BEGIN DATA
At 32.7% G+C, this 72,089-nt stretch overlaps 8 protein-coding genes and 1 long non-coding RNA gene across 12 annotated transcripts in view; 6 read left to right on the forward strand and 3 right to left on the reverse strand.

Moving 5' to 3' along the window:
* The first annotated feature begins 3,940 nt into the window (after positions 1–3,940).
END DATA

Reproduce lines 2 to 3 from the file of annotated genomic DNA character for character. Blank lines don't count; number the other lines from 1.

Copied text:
Moving 5' to 3' along the window:
* The first annotated feature begins 3,940 nt into the window (after positions 1–3,940).